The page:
until Abu Dhabi Autonomous Racing League


Mirage or revival? Yamaha's Mugello MotoGP burst explained

by Valentin Khorounzhiy, Simon Patterson
4 min read

until Abu Dhabi Autonomous Racing League

Though Yamaha only got one of its riders into Q2 directly, Friday practice at Mugello was its most encouraging day of the 2024 MotoGP season so far - at least in terms of race weekends.

Alex Rins was a very strong second behind Ducati's Pecco Bagnaia, while team-mate Fabio Quartararo was denied the ever-important top 10 spot by just 0.02s, lamenting the lack of a tow in a session where many of the other riders managed to get one.

Quartararo also made a lap-ruining effort in a last-gasp attempt, though admitted the best of the tyre was already gone by then. In any case, both he and Rins were at the sharp end of the timesheets throughout the day - a situation more or less unheard of in MotoGP this year - and the Frenchman has to be a strong contender to get out of Q1 on Saturday.

It's a surprising turn of events, but not that surprising, certainly not to the Yamaha riders themselves - who have felt increasingly bullish about the state of the programme since a fruitful private test earlier this month at the very same Mugello track.

An aero upgrade was rubber-stamped for race weekend use in that test and, while its effect on its public debut at Barcelona last weekend was relatively dampened by the nature of the track layout, Quartararo made it clear it was a real, tangible positive.

"It helps to turn," he said then of the new aero, "to go a little bit faster into the corners.

"It’s difficult to say if it’s a massive step or not, because the aero isn’t something that [makes] you say, 'Woah'. It’s something that you have to get used to."

Turning has been a shortcoming for the 2024-spec Yamaha, with the manufacturer no longer producing the ultra-nimble M1s it had in the past but at least having a major top speed step to show this year as compensation.

For Quartararo, a big reason for his optimism at Barcelona was that he expected more developments in this area to compound the existing gains - with Yamaha, under its 'Rank D' concession status, allowed to homologate two aero upgrades in the area defined by the regulations, as opposed to one for those above its status.

"I think Yamaha has never worked like this in the past, has never had this many ideas, and we are not bringing things [just] to bring [them]," Quartararo said.

“We speak clearly with the team and I don’t want to test another chassis or another swingarm. We’ve tested already hundreds of them. We know where the problem is coming from, and now they’re really focused on that and really working in a clever way.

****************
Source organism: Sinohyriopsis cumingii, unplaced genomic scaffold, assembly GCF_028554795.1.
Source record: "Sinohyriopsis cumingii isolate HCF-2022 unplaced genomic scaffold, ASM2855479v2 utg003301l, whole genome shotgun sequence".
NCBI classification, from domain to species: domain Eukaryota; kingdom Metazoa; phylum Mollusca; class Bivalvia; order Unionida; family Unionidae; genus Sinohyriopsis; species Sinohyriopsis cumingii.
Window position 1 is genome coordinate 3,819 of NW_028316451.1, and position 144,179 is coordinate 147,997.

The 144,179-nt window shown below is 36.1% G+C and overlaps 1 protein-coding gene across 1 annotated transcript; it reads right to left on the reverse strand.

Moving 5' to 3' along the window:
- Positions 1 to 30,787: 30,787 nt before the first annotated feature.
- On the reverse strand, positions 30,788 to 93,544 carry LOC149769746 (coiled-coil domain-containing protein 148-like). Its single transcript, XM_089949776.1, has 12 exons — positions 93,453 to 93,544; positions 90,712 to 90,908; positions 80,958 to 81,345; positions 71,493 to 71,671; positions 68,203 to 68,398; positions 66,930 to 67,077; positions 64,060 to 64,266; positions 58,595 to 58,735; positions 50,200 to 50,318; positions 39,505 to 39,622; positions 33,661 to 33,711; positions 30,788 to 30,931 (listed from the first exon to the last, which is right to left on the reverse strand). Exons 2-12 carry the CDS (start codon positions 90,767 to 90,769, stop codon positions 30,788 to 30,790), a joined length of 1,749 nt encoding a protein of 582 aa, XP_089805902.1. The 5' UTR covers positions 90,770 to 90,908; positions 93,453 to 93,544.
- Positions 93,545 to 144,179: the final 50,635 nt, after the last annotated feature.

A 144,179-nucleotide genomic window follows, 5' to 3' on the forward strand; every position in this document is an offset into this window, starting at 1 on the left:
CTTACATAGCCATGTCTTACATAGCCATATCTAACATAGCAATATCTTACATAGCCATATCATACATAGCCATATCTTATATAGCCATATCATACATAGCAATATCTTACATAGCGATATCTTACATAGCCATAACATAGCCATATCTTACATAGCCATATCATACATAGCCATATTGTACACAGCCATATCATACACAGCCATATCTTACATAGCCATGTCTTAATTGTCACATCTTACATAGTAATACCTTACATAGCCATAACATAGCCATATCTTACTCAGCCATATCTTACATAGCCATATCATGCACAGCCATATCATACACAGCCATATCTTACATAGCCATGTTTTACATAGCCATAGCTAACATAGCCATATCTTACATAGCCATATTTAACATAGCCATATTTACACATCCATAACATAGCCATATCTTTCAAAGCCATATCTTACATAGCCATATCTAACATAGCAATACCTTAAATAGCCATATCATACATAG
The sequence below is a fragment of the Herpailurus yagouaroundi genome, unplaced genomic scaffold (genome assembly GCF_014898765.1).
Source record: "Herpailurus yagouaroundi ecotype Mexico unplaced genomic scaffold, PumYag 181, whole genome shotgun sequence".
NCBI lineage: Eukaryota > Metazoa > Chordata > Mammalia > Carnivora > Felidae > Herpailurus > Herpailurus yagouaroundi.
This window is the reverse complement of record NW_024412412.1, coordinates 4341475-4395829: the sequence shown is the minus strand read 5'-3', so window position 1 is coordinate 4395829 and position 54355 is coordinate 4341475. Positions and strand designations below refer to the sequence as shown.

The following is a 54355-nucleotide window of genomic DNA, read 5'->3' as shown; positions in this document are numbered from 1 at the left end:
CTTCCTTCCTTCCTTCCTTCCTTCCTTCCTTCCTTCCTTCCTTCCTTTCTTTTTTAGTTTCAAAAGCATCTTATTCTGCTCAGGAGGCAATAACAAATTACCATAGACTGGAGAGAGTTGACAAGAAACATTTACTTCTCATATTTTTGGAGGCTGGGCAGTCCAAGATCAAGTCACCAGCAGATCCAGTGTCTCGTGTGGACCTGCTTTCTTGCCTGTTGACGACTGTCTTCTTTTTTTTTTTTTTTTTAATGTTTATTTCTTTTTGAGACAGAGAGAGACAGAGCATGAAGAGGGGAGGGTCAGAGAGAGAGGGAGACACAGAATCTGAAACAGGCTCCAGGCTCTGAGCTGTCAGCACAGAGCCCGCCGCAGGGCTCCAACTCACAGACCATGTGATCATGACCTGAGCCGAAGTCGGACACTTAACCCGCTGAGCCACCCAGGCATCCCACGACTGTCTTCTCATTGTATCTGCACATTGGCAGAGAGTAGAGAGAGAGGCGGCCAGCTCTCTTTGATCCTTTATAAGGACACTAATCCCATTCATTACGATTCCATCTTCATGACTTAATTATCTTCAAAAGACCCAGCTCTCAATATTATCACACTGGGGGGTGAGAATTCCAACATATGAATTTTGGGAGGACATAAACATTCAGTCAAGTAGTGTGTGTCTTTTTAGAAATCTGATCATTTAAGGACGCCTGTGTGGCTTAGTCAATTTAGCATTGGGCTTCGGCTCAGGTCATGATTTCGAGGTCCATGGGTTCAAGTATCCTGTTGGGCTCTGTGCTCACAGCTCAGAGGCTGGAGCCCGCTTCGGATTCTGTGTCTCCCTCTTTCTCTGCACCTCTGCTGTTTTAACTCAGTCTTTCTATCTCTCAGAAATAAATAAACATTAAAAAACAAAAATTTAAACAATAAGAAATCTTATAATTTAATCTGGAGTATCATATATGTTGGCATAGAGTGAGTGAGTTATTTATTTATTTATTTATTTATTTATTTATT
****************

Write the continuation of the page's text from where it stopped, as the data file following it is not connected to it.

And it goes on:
“Of course, when you are doing small steps you want to have a bigger one as soon as possible. But it’s one and a half years without making any progress, and to feel like we are seeing the light coming out of the tunnel is great."

At Mugello so far, that light has shone on Rins more than Quartararo - and he was not surprised that the new aero is suiting Mugello.

"For sure, here the bike works a little bit better on the aero side," said Rins. "This track is really high-speed corners, like Arrabbiata 1, Arrabbiata 2, the last corner [Bucine], Turn 12 [Correntaio].

"So I think this new fairing helps a little bit to carry a little bit more speed in that kind of corner."

Quartararo has had a clear edge in their head-to-head so far in 2024, but Rins has been markedly closer over one lap than in race pace. He outpaced Quartararo in the private test previously - so it came as little shock to Quartararo that Rins remained ahead come Friday. On race pace, Quartararo seemed to look extremely competitive.

The elephant-in-the-room, though, is whether Yamaha is being flattered a little bit by its Mugello running, having got a head start relative to most of its rivals.

Its two riders, for what it's worth, didn't believe that was the case.

"The test helped to make our bike faster [overall] - but not to be in this kind of position," insisted Quartararo.

"OK, for sure the test helps a little bit. But I think it helps in just the first 15 laps of the morning session. I think we are doing a good job," said Rins.

Both of them acknowledged there's still a lot of work to do, with Rins in particular feeling the bike was "very heavy" in changes of direction. And there's a blueprint here for Yamaha's weekend to fall apart: Quartararo could fall short in Q1, and Rins's race pace could let him down again, so the factory could yet be realistically deprived of a headline result.

But compare it to where Honda is, having tested at Mugello at the same time (albeit with the things it tested not yet race-ready), and it's clear there is considerably more evidence of a Yamaha revival to speak of than that of its fellow fallen MotoGP giant.

  • Facebook
  • Twitter
  • Email
  • More Networks